Baptcare Ltd v Thomas Ingpen & Anor [2022] VSCA 250 (14 November 2022)

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By Jacob Howes, Lawyer, and Nieva Connell, Partner

In this matter, the Victorian Court of Appeal in the Supreme Court considered an appeal of a refused application for leave to amend a defence made four weeks before County Court trial. The Court considered whether the proposed amendments facilitated the identification of real issues in dispute and the just resolution of the proceeding. It is an important reminder that it may be in the interests of justice to allow a late amendment of pleadings, particularly where the amendments will narrow the issues in dispute.

Background

The Plaintiff, Executors of the late Margaret Colborne estate, instituted a proceeding in the County Court against Baptcare Ltd (Baptcare) seeking the repayment of two loans. Mrs Colborne resided at Templestowe Orchards Retirement Village (retirement village) in the years prior to her death. She entered into leases for two units with Templestowe Baptist Church Community Centre Ltd (the leases). Under lease terms, two loans were advanced by Mrs Colborne to Templestowe Baptist Church (the loans). Baptcare subsequently acquired the Retirement Village and with it assumed its rights and liabilities. The leases terminated upon Mrs Colborne’s death and Baptcare took possession of the units which were subsequently demolished.

The dispute between the executors and Baptcare relate to the repayable amount of the loans, which as the pleadings stood would have involved consideration of the terms of the lease, provisions of the Retirement Villages Act 1986 and related regulations, and valuation of the units. Baptcare’s defence was primarily directed towards the construction of the leases, but also raised quantum meruit and promissory estoppel claims. However, in Baptcare’s further and better particulars, Baptcare’s lawyers foreshadowed amending the extant defence ‘in due course’.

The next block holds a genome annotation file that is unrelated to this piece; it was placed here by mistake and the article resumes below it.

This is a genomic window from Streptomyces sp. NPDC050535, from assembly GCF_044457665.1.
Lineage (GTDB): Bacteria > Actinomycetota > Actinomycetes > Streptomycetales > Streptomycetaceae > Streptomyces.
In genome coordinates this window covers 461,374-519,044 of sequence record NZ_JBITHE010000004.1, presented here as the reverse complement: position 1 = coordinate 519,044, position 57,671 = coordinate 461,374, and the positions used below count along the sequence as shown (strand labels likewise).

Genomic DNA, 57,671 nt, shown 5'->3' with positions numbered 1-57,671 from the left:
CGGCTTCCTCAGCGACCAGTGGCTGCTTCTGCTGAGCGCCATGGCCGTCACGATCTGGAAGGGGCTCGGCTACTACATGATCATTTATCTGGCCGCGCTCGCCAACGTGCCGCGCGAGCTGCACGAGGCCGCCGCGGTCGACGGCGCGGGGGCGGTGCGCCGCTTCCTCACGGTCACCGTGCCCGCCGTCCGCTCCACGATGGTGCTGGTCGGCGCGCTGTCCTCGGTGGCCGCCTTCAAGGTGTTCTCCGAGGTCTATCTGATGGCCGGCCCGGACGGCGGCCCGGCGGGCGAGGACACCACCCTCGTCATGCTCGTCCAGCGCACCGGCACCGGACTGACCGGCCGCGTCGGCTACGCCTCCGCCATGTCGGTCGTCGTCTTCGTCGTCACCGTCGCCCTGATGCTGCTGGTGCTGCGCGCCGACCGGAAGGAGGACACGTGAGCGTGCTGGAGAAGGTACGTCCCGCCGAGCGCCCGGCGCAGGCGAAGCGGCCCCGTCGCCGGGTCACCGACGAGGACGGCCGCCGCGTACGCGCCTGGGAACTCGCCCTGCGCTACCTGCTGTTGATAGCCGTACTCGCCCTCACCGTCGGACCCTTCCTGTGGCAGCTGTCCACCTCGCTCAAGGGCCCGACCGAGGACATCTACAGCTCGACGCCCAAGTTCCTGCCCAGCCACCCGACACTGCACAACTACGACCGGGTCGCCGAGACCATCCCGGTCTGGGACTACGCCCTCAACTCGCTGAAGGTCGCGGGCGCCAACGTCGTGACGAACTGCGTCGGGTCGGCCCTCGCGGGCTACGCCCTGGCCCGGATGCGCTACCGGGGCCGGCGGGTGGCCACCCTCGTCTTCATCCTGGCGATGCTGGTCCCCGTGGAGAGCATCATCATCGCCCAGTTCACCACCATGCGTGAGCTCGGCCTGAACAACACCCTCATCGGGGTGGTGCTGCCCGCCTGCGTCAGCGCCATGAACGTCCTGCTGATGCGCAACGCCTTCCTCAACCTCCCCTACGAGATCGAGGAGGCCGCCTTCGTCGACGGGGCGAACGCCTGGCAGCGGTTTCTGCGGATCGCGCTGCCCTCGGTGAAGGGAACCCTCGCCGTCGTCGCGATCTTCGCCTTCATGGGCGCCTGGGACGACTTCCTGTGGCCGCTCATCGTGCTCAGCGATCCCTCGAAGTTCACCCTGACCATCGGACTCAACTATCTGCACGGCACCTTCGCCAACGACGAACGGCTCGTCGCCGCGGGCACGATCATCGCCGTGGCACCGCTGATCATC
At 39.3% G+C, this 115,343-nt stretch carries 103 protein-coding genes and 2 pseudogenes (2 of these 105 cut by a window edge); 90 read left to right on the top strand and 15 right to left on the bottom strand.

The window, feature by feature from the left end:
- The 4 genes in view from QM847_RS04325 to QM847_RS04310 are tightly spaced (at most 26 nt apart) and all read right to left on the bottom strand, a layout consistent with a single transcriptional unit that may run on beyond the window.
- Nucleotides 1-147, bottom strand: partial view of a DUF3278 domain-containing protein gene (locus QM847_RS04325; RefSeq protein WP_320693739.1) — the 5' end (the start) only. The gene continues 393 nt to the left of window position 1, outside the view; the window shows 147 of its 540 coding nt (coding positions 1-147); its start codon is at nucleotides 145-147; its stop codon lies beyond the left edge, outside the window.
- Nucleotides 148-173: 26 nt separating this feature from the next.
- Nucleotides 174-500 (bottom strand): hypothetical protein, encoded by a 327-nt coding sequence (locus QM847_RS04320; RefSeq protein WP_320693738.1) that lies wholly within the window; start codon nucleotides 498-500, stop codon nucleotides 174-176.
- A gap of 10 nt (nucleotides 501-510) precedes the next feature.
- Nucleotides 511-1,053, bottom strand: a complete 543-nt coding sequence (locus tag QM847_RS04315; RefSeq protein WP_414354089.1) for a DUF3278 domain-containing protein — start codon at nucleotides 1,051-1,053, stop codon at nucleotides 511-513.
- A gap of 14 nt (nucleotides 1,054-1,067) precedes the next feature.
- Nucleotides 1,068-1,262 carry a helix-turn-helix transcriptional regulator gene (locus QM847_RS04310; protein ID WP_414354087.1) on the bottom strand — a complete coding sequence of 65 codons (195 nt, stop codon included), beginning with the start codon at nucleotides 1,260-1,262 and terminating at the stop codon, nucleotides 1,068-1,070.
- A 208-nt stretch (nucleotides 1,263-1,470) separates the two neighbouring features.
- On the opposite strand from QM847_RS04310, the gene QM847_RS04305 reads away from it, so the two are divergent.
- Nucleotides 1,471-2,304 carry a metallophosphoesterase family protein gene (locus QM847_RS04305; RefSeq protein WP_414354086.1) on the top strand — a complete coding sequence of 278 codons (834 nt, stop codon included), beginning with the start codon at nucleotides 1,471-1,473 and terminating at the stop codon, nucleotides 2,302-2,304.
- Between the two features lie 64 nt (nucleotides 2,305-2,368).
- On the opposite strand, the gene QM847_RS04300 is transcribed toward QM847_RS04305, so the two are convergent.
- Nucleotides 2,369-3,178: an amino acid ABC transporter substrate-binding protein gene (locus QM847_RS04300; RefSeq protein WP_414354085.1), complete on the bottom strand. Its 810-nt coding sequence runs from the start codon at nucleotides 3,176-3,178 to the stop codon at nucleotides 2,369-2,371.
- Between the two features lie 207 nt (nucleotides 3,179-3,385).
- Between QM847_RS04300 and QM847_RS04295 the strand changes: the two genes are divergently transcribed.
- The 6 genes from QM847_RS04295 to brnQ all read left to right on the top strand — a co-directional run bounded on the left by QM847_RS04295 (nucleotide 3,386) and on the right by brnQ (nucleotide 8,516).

Six weeks prior to County Court trial Baptcare gave notice and sought consent of amendment to the defence. Following three unanswered follow up emails and letters, Baptcare filed a summons seeking leave to file and serve an amended defence. The executors indicated to the Court that they opposed the amendments. The alterations were considered significant, but it was not suggested they were not arguable. It abandoned the quantum meruit claim and made a series of admissions not contained the extant defence.

First Instance Decision

The Country Court judge refused Baptcare’s application for leave to file the draft as its amended defence. The judge accepted the executors’ submissions in their entirety, including the following factors:

  1. The application was made only 3 weeks before trial.
  2. If the trial date was vacated, the next available trial would not be until 10 months later.
  3. There was no satisfactory explanation for the lateness of the application.
  4. The further delay of 10 months would cause prejudice to the executors by way of stress and anxiety which cannot be compensated for by an order of costs.
  5. Case management concerns, particularly in the COIVD-19 environment, where vacated trials would inconvenience other litigants.

In refusing the application the judge concluded:

Granting leave to the defendant to file and serve the proposed amended defence would not assist the parties and the Court in the attainment of the overarching purpose set out in the CPA. Accordingly, I consider the overarching purpose of the CPA and the interests of justice are best served by refusing the defendant’s application.

Court of Appeal Decision

The Court of Appeal (in the joint decision of Justice Macaulay and Forrest), first held that for it to reconsider the first instance decision, Baptcare must establish a material error in the House v The King sense (referring to the five types of errors that may lead to an appellate court exercising its own discretion) by the County Court judge in the exercise of his discretion, and secondly must also establish that it would suffer substantial injustice if the appeal was refused.